In recent years, United Continental's (NASDAQ:UAL) perennial margin deficit relative to Delta Air Lines (NYSE:DAL) has become a frequent topic of conversation among airline investors and analysts. By contrast, the growing margin gap between American Airlines (NASDAQ:AAL) and Delta has mostly flown beneath the radar.
At an investor day event last month, American Airlines' management laid out a blueprint for boosting earnings in the coming years. However, three years of big increases in non-fuel unit costs may have spoiled the company's chances of matching Delta's profit margin.
American's shining moment ends quickly
Just a few years ago, American Airlines seemed to be firing on all cylinders. Management's firm stance against fuel hedging paid off in a huge way as oil prices crashed beginning in 2014. The resulting fuel cost advantage allowed American Airlines to post a higher pre-tax margin than either Delta or United in 2015.
However, American Airlines' adjusted pre-tax margin has quickly eroded since peaking at 15.3% in 2015. In 2016, a combination of declining unit revenue and rising non-fuel costs caused American's adjusted pre-tax margin to sink to 12.6%.
Unit revenue has returned to growth at American Airlines this year, but that hasn't been enough to offset the company's cost increases. In the first half of 2017, American's pre-tax margin fell by about 5 percentage points year over year, and the second half of the year isn't shaping up to be much better. American Airlines seems to be on track to post a full-year pre-tax margin of about 8%: right in line with United Continental and more than 5 percentage points behind Delta.
Non-fuel unit costs have skyrocketed
Cost synergies were never the rationale for the 2013 American Airlines-US Airways merger. From the beginning, management expected that most of the cost savings from the merger would be offset by well-deserved wage increases for the two carriers' employees. Instead, revenue synergies related to the combined carrier's expanded route network were expected to drive profit growth after the merger.
Still, investors clearly weren't prepared for the degree of cost inflation that American Airlines has experienced over the past three years. In 2015, non-fuel unit costs (excluding special items) rose 3.9% year over year, driven by wage increases for American's pilots and flight attendants. The company had also increased staffing during the year in order to ensure a smooth merger integration process.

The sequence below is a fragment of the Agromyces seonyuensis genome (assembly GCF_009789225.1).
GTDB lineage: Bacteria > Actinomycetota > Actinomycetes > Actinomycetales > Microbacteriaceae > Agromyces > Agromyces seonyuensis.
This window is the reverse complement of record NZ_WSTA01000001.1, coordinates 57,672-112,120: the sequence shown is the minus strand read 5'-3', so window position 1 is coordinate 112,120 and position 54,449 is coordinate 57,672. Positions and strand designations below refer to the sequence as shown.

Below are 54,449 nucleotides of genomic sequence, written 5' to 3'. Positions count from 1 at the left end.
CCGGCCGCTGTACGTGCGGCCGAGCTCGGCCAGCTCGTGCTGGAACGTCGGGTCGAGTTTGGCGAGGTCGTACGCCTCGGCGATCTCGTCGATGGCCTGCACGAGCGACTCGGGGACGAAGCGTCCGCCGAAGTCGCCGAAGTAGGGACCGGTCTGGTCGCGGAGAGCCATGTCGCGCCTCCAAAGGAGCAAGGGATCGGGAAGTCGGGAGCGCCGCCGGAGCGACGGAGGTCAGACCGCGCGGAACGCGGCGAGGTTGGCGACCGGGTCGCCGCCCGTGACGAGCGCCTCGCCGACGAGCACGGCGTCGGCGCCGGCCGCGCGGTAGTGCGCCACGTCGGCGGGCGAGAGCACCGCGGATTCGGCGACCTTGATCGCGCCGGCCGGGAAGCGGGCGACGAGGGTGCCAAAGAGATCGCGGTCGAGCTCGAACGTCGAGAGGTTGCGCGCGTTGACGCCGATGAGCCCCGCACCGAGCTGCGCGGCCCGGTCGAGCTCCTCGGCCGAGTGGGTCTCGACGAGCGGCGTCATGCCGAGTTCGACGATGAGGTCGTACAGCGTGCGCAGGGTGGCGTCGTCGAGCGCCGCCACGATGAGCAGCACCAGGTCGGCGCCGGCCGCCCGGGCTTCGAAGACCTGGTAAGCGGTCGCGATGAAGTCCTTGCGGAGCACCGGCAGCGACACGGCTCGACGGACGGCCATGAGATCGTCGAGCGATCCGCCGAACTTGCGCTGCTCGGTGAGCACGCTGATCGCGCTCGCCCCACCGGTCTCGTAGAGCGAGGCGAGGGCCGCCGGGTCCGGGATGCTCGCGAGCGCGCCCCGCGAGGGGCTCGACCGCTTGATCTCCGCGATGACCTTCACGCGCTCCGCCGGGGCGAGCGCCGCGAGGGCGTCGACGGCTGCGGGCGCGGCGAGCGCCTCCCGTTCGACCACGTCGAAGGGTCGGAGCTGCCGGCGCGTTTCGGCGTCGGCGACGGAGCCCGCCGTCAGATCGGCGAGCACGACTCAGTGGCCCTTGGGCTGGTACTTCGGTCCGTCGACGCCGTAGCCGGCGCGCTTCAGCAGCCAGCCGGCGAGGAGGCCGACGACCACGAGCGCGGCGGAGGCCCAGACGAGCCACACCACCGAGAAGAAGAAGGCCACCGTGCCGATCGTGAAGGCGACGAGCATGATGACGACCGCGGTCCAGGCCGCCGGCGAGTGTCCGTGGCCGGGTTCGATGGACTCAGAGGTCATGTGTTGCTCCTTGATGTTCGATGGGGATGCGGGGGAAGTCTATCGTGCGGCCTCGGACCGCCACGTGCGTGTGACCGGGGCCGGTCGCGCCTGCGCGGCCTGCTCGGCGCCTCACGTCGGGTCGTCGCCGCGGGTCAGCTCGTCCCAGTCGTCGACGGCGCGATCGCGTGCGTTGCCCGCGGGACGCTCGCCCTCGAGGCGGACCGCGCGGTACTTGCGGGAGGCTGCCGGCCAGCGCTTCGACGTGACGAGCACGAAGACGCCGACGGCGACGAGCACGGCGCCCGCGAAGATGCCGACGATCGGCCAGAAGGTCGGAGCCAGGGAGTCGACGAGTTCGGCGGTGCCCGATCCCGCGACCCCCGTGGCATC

Back in mid-2015, I predicted that non-fuel unit cost growth would recede in 2016. After all, American seemed to have an opportunity to reverse its 2014-2015 headcount increases. Plus, the carrier has been rapidly upgrading its fleet with newer, more cost-efficient jets. Finally, American Airlines has been adding seats to some of its jets in order to further reduce unit costs.
Boy, was I wrong. Cost inflation accelerated in 2016, as non-fuel unit costs rose 4.8% (again excluding special items). Based on American Airlines' first-half performance and projections for the rest of the year, unit costs will likely rise at an even faster clip in 2017.
Too little, too late
At the investor day last month, American Airlines CFO Derek Kerr said that cost creep would finally slow beginning in 2018. The company now expects adjusted non-fuel unit costs to rise about 2% next year, and roughly 1%-2% annually in 2019 and 2020.
This really isn't anything to get excited about. First, the guidance specifically excludes changes in labor costs. However, American Airlines' pilot contract becomes amendable in 2019, and while American just raised pilot wages significantly this year, it still remains behind Delta Air Lines in total pilot compensation.
Second, American Airlines is squeezing more seats than ever onto its jets to hold costs down. Most notably, American's 737 MAX planes will be configured with 172 seats, and the carrier will add 12 seats to each of its 737-800s to create the same configuration. The higher seating capacity and the reduction in legroom could hurt unit revenue growth for the next few years.
Third, even if long-term unit cost growth is 2% or less, American Airlines will need to post phenomenal unit revenue growth to reach its earnings targets (and catch up with Delta).
CEO Doug Parker seems to think that American Airlines can rely on unit revenue growth alone to fix its margin problems. You can count me as a skeptic. Unless American Airlines can find ways to become more efficient, it will probably join United Continental as a long-term laggard in the airline industry.